i don't think the folks running ngon are cooking for their grandmas, or "the motherland", i think they're cooking for people of their own generation, and from their own experience, which is based here and now. trying to keep putting the vision someone had for this restaurant in such a little box that it doesn't fit into! it's really quite insulting, i think. the comparison between a corporate restaurant chain like sawatdee and ANY independent, chef-driven restaurant like ngon is ludicrous too.

                        1. re: soupkitten

                          I didn't know sawatdee was a corporate chain!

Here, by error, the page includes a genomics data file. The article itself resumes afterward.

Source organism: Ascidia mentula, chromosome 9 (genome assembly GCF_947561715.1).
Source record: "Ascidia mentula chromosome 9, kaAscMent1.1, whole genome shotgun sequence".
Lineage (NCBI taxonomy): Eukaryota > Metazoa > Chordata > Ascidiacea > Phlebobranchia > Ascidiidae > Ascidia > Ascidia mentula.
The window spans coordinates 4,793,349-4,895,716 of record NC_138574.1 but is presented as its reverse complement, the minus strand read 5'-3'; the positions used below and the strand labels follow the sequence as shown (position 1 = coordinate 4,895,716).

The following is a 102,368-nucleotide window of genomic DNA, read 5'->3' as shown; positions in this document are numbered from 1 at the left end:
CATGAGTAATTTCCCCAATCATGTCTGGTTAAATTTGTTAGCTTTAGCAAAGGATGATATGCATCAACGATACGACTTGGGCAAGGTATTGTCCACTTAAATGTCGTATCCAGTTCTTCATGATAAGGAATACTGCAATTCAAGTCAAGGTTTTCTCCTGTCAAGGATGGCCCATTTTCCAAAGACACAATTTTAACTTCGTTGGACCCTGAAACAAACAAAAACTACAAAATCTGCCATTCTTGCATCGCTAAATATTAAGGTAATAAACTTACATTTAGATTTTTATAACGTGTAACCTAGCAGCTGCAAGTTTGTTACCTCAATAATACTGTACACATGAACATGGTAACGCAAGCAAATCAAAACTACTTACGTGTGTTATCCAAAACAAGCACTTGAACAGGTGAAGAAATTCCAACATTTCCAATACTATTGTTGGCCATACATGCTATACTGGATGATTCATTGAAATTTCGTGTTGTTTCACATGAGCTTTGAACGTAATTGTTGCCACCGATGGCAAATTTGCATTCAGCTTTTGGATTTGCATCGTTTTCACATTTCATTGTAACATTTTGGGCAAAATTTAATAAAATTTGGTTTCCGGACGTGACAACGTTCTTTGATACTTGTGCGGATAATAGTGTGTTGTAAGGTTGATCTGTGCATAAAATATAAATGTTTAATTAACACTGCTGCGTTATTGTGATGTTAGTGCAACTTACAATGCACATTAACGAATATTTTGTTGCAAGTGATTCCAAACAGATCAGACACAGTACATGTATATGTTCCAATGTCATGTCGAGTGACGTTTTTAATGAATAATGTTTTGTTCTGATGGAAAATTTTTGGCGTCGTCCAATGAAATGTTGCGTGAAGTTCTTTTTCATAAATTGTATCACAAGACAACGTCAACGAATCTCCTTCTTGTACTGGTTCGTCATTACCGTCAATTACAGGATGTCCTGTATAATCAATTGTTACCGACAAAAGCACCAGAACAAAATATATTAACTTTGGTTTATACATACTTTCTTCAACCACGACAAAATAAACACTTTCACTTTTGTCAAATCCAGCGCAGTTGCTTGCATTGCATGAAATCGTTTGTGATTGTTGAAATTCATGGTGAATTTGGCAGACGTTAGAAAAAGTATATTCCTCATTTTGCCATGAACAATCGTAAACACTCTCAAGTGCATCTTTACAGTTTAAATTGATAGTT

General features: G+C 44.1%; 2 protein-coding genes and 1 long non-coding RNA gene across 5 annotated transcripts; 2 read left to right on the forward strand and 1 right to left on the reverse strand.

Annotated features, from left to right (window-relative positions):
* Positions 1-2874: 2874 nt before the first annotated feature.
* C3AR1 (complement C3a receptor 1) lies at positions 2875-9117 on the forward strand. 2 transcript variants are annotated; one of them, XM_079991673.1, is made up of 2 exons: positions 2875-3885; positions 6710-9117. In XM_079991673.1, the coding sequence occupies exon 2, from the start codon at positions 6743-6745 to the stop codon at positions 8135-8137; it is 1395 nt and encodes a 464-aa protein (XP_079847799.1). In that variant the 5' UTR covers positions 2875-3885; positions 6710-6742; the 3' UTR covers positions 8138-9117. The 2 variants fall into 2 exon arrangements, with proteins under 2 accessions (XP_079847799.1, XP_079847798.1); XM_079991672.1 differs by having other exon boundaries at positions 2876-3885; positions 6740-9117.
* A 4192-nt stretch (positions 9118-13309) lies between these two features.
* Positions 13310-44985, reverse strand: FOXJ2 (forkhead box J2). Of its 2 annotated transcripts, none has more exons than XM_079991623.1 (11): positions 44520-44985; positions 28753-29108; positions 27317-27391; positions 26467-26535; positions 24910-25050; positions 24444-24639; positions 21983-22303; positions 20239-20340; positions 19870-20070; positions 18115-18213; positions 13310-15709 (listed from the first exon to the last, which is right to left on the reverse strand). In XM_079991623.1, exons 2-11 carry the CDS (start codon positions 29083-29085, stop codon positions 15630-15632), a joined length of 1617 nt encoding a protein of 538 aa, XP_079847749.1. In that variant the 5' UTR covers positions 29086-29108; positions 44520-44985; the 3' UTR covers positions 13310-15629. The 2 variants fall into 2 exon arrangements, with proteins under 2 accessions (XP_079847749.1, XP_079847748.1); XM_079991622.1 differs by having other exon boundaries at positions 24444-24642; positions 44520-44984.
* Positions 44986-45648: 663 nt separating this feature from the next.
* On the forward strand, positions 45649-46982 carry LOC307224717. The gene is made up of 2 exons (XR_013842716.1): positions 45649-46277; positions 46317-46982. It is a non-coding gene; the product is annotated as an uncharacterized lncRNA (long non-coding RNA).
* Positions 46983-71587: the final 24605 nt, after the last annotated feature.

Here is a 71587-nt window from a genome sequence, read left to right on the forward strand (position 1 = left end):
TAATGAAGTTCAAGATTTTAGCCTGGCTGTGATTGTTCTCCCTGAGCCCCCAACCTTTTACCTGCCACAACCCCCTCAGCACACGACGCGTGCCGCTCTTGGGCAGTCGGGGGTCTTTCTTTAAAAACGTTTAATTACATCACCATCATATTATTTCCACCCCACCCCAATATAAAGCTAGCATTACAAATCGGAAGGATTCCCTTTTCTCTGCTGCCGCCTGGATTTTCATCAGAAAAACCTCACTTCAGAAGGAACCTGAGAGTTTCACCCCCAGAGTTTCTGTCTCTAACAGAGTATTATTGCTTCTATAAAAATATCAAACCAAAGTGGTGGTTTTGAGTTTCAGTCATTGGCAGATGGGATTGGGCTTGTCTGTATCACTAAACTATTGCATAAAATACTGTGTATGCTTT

EDIT: here's a link to their website--it looks like they have numerous locations (more than I realized), but it still looks sort of "family" owned. No?


                          1. re: The Dairy Queen

                            i actually assumed it was a chain based on the proliferation of the restaurant locations and the cookie-cutter image all of them share. it does look like one founding family-- still, with 8 or so locations, the, er, family-owned corporation would be able to leverage their way into the "destination locations" referred to by pgokey, while an independent restaurant would open where a suitable space was available, close to other independent restaurants like ngon did. my point is that ngon's location has everything to do with it being a brand-new, chef's first restaurant, independent, do or die thing-- the sawatdees' locations have everything to do with mass-marketing, corporate branding, and a very great deal of money behind them. there is no "insight" to sawatdee vs the implied lack at ngon. it's money, pure and simple.

                            1. re: soupkitten